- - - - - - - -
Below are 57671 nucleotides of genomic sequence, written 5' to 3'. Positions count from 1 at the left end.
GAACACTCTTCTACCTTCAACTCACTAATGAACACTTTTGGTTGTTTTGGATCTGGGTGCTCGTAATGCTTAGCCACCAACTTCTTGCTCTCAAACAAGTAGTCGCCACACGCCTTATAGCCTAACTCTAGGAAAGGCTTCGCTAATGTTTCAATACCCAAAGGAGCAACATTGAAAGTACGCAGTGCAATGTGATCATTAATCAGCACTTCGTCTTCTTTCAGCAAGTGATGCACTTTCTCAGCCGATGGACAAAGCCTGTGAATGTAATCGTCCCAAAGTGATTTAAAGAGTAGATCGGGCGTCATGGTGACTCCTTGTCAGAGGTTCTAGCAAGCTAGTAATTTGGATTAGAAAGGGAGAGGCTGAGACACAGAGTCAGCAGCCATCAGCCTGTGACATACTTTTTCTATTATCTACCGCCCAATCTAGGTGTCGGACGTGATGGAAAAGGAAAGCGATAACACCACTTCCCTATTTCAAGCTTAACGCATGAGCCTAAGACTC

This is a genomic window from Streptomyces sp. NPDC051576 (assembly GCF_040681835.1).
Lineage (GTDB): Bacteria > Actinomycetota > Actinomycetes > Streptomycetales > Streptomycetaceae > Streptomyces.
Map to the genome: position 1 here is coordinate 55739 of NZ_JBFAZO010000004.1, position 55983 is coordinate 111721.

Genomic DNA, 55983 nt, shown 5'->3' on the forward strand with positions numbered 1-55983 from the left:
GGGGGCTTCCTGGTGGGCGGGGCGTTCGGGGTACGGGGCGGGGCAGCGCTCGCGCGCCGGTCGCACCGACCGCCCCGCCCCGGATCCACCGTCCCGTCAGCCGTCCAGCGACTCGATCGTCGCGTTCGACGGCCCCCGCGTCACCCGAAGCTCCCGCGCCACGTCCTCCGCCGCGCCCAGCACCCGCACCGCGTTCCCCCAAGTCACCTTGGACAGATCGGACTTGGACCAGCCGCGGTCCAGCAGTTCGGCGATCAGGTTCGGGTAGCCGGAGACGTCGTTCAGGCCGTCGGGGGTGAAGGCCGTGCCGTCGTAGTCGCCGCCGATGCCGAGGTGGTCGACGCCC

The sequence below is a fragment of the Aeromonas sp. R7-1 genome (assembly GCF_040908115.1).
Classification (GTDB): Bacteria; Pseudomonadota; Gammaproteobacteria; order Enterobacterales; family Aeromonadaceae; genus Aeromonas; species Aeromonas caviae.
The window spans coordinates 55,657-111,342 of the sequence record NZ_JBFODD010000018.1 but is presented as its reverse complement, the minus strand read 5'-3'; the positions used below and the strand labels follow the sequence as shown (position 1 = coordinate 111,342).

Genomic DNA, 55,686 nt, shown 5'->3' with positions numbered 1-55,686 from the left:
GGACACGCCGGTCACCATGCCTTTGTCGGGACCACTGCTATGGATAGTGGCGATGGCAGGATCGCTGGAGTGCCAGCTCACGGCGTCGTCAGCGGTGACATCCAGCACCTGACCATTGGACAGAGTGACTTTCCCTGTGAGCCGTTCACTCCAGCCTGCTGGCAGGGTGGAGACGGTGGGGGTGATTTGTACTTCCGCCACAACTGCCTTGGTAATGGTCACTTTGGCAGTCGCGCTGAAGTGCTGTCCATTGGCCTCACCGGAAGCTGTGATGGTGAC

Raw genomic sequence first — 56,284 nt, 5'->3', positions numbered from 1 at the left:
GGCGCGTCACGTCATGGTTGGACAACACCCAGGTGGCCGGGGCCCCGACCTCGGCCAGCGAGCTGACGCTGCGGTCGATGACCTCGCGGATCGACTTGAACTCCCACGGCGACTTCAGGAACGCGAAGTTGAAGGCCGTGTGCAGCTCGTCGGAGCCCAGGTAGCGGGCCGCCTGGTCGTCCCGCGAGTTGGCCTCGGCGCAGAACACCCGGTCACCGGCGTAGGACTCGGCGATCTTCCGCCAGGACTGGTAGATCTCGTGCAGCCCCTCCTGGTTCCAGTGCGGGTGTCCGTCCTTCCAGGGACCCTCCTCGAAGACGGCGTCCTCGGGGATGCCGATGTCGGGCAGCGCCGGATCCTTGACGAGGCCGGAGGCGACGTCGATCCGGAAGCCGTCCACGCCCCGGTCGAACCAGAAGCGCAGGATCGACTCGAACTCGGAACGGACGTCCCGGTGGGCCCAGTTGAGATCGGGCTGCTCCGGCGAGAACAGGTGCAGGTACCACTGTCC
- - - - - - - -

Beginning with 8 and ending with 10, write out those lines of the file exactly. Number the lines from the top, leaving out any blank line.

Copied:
The sequence below is a fragment of the Aeromonas sp. R7-1 genome (assembly GCF_040908115.1).
Classification (GTDB): Bacteria; Pseudomonadota; Gammaproteobacteria; order Enterobacterales; family Aeromonadaceae; genus Aeromonas; species Aeromonas caviae.
The window spans coordinates 55,657-111,342 of the sequence record NZ_JBFODD010000018.1 but is presented as its reverse complement, the minus strand read 5'-3'; the positions used below and the strand labels follow the sequence as shown (position 1 = coordinate 111,342).